What do talent acquisition and Learning & Development have in common? More than you might think. CodeSignal Co-Founders Sophia Baik and Tigran Sloyan discuss the surprising connections between TA and L&D – and where the future of L&D is headed.
In the tech world, we often think about skill assessment as a screening tool. It’s a way to tell if a job candidate has the skills needed to succeed in the position they’re applying for and (done right) can give you an in-depth view of how they approach a problem.
But skill assessment is useful beyond screening during the hiring process. It’s also an essential part of mastering skills, and a key element of effective Learning & Development. This is where talent acquisition and Learning & Development cross paths, says Sloyan.
Why Learning & Development is More Important than Ever
For some jobs, training once is enough. Lawyers only need to go to law school once; doctors go to medical school once. They need to keep up with new developments in their fields, of course. But the fundamentals of their training stay relevant throughout their careers.
The tech world, on the other hand, is quite different. The skills software developers need to perform well in their roles are constantly being reinvented. The most popular coding frameworks and languages today (React, for example) were developed less than a decade ago.
L&D, then, is crucial for employees’ ability to stay relevant in the tech world – and for companies to realize the full potential of their workforce.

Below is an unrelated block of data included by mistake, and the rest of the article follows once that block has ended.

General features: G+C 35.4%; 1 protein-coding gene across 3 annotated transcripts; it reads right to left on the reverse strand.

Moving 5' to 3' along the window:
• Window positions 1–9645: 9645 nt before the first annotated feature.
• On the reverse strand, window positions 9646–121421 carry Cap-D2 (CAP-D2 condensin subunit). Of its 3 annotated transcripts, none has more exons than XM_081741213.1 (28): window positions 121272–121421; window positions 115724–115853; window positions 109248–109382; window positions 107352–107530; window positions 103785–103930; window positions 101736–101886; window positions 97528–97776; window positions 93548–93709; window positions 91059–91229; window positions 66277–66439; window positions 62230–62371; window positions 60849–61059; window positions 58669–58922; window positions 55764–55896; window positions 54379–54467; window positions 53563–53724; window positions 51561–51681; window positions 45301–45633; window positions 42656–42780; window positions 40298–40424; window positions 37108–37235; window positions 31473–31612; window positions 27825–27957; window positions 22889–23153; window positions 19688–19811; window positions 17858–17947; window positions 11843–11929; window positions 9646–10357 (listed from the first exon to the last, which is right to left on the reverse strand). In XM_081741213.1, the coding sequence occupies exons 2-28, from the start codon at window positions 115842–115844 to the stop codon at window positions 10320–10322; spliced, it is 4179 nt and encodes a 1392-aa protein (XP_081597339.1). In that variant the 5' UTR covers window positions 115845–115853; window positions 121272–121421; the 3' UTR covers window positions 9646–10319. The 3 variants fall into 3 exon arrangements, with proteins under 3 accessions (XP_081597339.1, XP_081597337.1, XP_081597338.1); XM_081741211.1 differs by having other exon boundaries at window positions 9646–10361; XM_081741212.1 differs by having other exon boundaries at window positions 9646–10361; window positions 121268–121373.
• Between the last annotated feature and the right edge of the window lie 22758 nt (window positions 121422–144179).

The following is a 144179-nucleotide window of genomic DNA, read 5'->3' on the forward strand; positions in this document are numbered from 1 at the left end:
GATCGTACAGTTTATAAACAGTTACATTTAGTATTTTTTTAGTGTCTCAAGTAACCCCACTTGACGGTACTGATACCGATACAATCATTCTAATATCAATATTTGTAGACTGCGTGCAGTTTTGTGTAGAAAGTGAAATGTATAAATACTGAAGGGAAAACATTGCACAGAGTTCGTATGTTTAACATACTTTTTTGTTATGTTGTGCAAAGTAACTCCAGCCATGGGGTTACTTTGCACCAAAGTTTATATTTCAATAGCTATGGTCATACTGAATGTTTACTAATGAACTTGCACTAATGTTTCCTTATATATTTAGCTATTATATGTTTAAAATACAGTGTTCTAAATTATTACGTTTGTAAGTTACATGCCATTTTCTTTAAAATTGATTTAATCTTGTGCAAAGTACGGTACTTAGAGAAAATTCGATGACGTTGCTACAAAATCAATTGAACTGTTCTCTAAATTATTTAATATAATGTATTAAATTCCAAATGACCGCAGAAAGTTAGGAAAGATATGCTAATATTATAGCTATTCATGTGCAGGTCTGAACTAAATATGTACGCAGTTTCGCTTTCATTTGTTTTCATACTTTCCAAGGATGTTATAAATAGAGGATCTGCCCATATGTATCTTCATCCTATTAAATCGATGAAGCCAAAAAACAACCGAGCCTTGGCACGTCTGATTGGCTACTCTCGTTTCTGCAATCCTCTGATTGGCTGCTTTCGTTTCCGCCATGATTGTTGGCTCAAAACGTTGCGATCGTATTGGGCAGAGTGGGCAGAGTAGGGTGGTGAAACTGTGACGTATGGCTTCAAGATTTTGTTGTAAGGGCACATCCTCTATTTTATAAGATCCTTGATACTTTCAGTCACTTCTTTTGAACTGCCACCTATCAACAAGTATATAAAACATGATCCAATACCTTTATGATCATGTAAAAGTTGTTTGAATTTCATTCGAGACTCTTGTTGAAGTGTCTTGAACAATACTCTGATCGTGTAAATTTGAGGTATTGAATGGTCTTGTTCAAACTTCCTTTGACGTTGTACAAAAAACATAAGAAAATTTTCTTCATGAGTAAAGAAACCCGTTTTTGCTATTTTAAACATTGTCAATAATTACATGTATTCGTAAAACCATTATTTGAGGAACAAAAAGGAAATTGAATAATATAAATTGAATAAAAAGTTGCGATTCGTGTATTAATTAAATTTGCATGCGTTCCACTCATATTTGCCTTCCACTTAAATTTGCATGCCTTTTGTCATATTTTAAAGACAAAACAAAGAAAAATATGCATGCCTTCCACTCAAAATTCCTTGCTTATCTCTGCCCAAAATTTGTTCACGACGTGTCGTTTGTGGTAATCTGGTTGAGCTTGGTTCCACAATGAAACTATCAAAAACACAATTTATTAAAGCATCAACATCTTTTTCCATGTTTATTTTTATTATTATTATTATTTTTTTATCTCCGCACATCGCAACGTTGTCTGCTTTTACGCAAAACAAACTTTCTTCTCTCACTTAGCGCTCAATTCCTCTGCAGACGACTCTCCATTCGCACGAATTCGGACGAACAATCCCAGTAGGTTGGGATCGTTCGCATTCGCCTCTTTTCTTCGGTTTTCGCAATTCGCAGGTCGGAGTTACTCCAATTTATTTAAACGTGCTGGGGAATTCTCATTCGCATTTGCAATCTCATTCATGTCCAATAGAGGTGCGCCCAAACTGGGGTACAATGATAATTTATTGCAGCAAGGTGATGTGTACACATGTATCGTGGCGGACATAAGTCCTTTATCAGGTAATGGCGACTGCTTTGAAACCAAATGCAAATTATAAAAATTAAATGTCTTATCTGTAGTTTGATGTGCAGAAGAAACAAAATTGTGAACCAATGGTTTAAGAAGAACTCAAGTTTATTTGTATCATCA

The Future of Learning & Development
Despite its importance, L&D training today is often less than ideal. A 2019 survey found, for instance, that nearly half of workers are unsatisfied with the L&D offered by their employer. At its worst, L&D is all about compliance. In these cases, companies offer training just out of necessity – with little concern if their employees actually gain anything from it.
Even at companies that care genuinely about offering valuable L&D, training often takes the form of videos. While this format works for some learners, it doesn’t work for everyone. It also gives employers little sense of whether their employees are learning and mastering skills.
To keep up with the ever-changing nature of the tech industry, L&D must couple delivering content with providing meaningful opportunities for practice and ongoing assessment of employees’ skills. Rather than just assess skills at the TA phase, companies need objective ways to measure how an employee’s skills are evolving over the years. A data-driven approach to L&D allows for data-driven promotion cycles – a good thing for both employees and employers.
Sloyan explains: “Being data-driven in talent acquisition is important – but being data-driven in general about how we measure talent, whether it’s during the TA phase or during the L&D phase, is a key element in what is going to transform talent in general.”
Want to learn more about how you can build a winning organization through data-driven recruiting? Visit CodeSignal to find out how you can measure technical skills effectively and objectively with its automated assessment and live interview solutions.